On the way to Dingboche I missed the junction and ended up in a very small town called Pheriche. I had to climb over the huge hill to get on the other side to arrive in Dingboche. It was my fault, but the signs were not really obvious. The junction to Pheriche and Dingboche kind of showed the wrong directions, or maybe I was unconsciously seeking for more adventures than I initially thought. Dingboche was also a great place to stay, we went out to cafes to eat self-baked cakes and chilled. The next day we did another acclimatization hike to Nangkartshang (approximately 5000m). This was quite an easy hike to run up the hill and down again.
I am leaving my comfort zone more and more. Landscape gets scarcer of green and lush colours. You see more rocks and dryness while hiking from such a green landscape in Lukla to Dingboche, with many high and long man-made steel bridges to cross some rivers (really not fun for people with vertigo). When we looked down, our team became giddy. In Lobuche I enjoyed my last night in a normal bed, about to live in a tent for the next countless nights in the freaking cold weather. Just because I am neither fond of cold nor hot and humid weather. That’s why living in Nairobi is kind of ideal with its moderate weather all year round.
Everest Base Camp (5364m)
And here we go: EBC!! For some of our members, it was the final destination. For me—a sad goodbye to a few members we spent time with over the 2 weeks we had been trekking up to EBC. Goodbyes are never easy, especially me saying goodbye to the only other female member of the team: Samantha. I had shared my room in the teahouses with Sam, and now I felt extremely down that she was leaving.
The first night I had a hard time sleeping in the tent. Also I had only 2 thin mattresses and a small inflatable mattress which I had brought with me to sleep on.
Almost everyone was sleeping on thick mattresses and not dealing with the stones and uneven underground like I did. Yes I was too stingy to buy myself some thick mattresses to sleep on, and I thought why not try the harder way. But one thing is extremely important being on a 2-month Everest expedition: Sleep and recovery. Not only did I have a bad sleep, but I could hardly breathe during the night, it was hard. One could feel the altitude. My symptom of altitude sickness I guess was bad sleep. Starting from 5000m I never slept well. But I also have very low body-fat, maybe that is the other reason. I freeze most of the time, even with my down sleeping bag.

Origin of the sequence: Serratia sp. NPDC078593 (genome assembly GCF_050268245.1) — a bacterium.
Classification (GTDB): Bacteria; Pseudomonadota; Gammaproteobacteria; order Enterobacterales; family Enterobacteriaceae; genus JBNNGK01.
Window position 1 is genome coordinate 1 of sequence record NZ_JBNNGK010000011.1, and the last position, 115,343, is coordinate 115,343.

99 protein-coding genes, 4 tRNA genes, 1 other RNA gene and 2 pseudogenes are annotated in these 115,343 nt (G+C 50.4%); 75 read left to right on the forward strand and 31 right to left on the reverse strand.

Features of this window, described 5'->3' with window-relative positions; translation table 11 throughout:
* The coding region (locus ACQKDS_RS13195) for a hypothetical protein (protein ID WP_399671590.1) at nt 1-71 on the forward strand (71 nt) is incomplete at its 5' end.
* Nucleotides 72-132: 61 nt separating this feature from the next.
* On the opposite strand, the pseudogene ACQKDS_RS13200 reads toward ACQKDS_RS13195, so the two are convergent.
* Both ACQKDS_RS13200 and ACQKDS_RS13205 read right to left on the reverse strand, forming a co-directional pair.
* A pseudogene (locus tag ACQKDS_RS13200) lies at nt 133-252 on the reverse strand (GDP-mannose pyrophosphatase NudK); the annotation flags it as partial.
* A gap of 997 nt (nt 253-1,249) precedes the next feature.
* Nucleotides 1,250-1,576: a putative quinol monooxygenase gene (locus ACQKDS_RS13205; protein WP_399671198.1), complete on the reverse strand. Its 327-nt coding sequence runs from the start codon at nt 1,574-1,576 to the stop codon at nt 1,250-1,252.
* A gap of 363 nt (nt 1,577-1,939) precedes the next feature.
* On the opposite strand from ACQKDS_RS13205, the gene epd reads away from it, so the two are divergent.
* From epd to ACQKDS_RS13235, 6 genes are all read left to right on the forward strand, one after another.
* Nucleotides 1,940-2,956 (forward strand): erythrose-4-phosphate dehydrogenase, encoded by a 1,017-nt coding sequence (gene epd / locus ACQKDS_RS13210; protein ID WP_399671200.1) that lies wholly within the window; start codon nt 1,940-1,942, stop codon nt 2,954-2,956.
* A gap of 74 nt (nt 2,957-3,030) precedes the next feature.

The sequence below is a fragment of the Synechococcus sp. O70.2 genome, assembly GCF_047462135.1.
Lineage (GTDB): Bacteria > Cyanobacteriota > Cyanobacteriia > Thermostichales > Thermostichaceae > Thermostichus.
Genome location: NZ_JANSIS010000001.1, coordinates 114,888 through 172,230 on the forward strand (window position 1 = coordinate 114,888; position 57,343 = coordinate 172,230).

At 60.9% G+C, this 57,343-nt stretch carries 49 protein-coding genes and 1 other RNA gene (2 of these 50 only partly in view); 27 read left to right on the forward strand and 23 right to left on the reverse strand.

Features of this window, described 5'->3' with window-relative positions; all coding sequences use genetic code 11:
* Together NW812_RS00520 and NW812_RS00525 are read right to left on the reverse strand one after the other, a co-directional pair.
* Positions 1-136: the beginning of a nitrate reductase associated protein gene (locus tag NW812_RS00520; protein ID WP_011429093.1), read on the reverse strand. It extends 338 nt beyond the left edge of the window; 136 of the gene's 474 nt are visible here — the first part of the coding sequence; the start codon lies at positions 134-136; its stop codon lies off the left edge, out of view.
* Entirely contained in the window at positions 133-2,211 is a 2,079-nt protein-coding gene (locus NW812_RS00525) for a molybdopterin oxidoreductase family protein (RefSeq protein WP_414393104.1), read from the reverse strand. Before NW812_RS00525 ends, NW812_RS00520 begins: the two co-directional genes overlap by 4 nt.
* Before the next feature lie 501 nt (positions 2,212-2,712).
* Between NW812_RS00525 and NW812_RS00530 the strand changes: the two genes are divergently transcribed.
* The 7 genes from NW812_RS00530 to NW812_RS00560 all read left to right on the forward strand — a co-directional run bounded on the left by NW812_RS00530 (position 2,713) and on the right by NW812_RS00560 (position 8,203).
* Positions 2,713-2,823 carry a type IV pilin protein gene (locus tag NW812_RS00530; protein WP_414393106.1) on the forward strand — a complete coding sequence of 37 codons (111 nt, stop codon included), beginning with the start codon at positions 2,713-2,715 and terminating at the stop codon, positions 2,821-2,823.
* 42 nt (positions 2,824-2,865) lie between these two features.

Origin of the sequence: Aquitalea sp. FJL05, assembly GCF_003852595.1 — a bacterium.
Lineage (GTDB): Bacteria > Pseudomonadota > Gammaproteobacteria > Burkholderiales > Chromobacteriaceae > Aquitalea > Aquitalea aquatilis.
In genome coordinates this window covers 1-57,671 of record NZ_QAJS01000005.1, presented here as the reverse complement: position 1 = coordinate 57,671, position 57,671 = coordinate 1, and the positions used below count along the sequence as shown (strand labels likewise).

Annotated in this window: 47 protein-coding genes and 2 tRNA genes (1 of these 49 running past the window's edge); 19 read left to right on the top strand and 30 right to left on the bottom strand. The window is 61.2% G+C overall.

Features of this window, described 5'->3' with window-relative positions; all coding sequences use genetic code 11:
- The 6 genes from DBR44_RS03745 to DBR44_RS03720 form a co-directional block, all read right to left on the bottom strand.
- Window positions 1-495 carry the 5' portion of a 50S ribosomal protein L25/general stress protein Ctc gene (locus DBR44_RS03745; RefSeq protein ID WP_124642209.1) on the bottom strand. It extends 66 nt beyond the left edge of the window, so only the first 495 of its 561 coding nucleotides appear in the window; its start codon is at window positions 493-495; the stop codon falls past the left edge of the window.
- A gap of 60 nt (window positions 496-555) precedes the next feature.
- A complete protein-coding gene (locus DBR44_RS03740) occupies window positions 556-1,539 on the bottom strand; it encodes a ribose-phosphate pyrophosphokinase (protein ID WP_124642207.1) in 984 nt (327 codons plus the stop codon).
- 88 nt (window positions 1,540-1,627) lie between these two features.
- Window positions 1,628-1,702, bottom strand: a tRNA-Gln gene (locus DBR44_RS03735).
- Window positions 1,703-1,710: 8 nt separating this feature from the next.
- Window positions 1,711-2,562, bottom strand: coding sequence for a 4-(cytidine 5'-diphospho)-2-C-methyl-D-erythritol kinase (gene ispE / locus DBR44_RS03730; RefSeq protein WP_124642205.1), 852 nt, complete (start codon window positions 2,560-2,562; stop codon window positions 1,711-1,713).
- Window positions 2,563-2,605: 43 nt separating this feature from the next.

Kala Patthar ( approximately 5500m)
Despite my sleepless first night at EBC I decided as the only person of the team to do an acclimatization hike to Kala Patthar the next morning. Therefore I needed to hike down to Gorak Shep (1-2 hours) and then hike up again. All in all, a great and fast ascend and descend. I came back to EBC with Dan Mazur (expedition leader) later in the evening. I was exhausted, but I still felt good.
The next day, boom! Being sluggish and extremely tired, my nose started to run, and I felt extremely sick. I couldn’t eat anymore and even vomited my lunch. To my misfortune I couldn’t leave my tent and had to call Zac. By the way I vomited in my pee bottle, another difficult topic to talk about or write about.
Zac, helping me more than a friend could have asked for, took my pee bottle full of my vomit. HE went to our poop tent and threw it away. The worst smell ever! The whole day I stayed mostly in my tent feeling sick out of nowhere.
Pumori Advanced Base Camp (6000m)
The next day after my sudden sickness the team went on another acclimatization hike. Initially I still felt like somebody almost killed me. I am usually fit as a fiddle, and I am rarely sick. But even though I took a full day rest the day before, my body was not physically ready for that hike. I wanted to go, because everyone went, but then Zac decided to stay back with me because he knew that I would have pushed myself just because everyone went for that hike.
They finished their hike and came back at noon time. I told Dan I want to go the following day. A night more in basecamp, I didn’t sleep very well. Shockingly my Garmin watch showed me a resting heart rate of 100-110, which is very unusual to me (in comparison my resting heart rate at sea level is 45-50 per minute). But my decision was done: I will hike up! There were a few more members who also didn’t go the day before and wanted to join the trek to Pumori Advanced Base Camp.
The view from Pumori ABC on that day was just stunning, clear skies and a view of Everest and Lhotse and some of our camps. For the first time, I had a hard time hiking up due to my sickness, even though it had just started. Every step up was very tiring, and I could not run the pace I did before from Lukla to EBC. I knew it must be something serious.